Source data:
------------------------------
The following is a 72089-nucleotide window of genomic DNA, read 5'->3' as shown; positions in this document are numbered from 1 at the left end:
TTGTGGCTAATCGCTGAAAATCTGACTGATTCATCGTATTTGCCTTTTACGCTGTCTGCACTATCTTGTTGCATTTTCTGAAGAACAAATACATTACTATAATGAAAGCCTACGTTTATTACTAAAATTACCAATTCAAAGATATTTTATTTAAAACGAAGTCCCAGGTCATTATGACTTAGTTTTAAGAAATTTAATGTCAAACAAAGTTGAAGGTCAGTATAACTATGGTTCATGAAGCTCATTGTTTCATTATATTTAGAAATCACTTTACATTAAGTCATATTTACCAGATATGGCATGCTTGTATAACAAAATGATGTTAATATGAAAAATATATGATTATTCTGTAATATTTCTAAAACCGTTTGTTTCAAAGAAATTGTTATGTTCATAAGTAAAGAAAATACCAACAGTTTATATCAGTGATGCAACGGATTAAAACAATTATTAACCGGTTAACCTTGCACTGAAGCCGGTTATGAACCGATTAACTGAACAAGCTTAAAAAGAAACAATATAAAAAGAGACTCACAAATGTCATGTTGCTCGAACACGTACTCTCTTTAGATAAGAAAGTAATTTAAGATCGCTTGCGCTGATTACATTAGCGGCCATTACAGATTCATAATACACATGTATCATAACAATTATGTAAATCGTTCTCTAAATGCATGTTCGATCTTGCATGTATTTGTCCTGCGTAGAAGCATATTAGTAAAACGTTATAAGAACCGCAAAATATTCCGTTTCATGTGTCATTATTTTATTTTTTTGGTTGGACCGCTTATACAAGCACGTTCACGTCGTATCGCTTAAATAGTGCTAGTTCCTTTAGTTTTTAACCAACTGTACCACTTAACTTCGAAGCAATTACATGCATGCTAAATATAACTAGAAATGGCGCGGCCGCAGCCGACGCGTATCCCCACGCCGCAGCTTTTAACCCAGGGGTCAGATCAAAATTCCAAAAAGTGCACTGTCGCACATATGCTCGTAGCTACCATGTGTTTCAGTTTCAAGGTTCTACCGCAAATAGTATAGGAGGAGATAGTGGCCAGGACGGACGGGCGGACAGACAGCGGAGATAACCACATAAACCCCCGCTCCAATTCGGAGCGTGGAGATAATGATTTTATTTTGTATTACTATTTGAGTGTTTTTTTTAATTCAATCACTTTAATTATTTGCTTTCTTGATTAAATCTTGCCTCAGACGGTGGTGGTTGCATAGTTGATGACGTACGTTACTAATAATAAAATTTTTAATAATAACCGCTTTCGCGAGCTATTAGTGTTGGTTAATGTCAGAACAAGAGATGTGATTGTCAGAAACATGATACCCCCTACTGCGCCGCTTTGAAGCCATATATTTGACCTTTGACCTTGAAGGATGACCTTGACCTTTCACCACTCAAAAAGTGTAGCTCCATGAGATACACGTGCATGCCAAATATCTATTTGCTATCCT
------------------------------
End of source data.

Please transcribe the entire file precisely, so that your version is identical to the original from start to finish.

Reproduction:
The following is a 72089-nucleotide window of genomic DNA, read 5'->3' as shown; positions in this document are numbered from 1 at the left end:
TTGTGGCTAATCGCTGAAAATCTGACTGATTCATCGTATTTGCCTTTTACGCTGTCTGCACTATCTTGTTGCATTTTCTGAAGAACAAATACATTACTATAATGAAAGCCTACGTTTATTACTAAAATTACCAATTCAAAGATATTTTATTTAAAACGAAGTCCCAGGTCATTATGACTTAGTTTTAAGAAATTTAATGTCAAACAAAGTTGAAGGTCAGTATAACTATGGTTCATGAAGCTCATTGTTTCATTATATTTAGAAATCACTTTACATTAAGTCATATTTACCAGATATGGCATGCTTGTATAACAAAATGATGTTAATATGAAAAATATATGATTATTCTGTAATATTTCTAAAACCGTTTGTTTCAAAGAAATTGTTATGTTCATAAGTAAAGAAAATACCAACAGTTTATATCAGTGATGCAACGGATTAAAACAATTATTAACCGGTTAACCTTGCACTGAAGCCGGTTATGAACCGATTAACTGAACAAGCTTAAAAAGAAACAATATAAAAAGAGACTCACAAATGTCATGTTGCTCGAACACGTACTCTCTTTAGATAAGAAAGTAATTTAAGATCGCTTGCGCTGATTACATTAGCGGCCATTACAGATTCATAATACACATGTATCATAACAATTATGTAAATCGTTCTCTAAATGCATGTTCGATCTTGCATGTATTTGTCCTGCGTAGAAGCATATTAGTAAAACGTTATAAGAACCGCAAAATATTCCGTTTCATGTGTCATTATTTTATTTTTTTGGTTGGACCGCTTATACAAGCACGTTCACGTCGTATCGCTTAAATAGTGCTAGTTCCTTTAGTTTTTAACCAACTGTACCACTTAACTTCGAAGCAATTACATGCATGCTAAATATAACTAGAAATGGCGCGGCCGCAGCCGACGCGTATCCCCACGCCGCAGCTTTTAACCCAGGGGTCAGATCAAAATTCCAAAAAGTGCACTGTCGCACATATGCTCGTAGCTACCATGTGTTTCAGTTTCAAGGTTCTACCGCAAATAGTATAGGAGGAGATAGTGGCCAGGACGGACGGGCGGACAGACAGCGGAGATAACCACATAAACCCCCGCTCCAATTCGGAGCGTGGAGATAATGATTTTATTTTGTATTACTATTTGAGTGTTTTTTTTAATTCAATCACTTTAATTATTTGCTTTCTTGATTAAATCTTGCCTCAGACGGTGGTGGTTGCATAGTTGATGACGTACGTTACTAATAATAAAATTTTTAATAATAACCGCTTTCGCGAGCTATTAGTGTTGGTTAATGTCAGAACAAGAGATGTGATTGTCAGAAACATGATACCCCCTACTGCGCCGCTTTGAAGCCATATATTTGACCTTTGACCTTGAAGGATGACCTTGACCTTTCACCACTCAAAAAGTGTAGCTCCATGAGATACACGTGCATGCCAAATATCTATTTGCTATCCT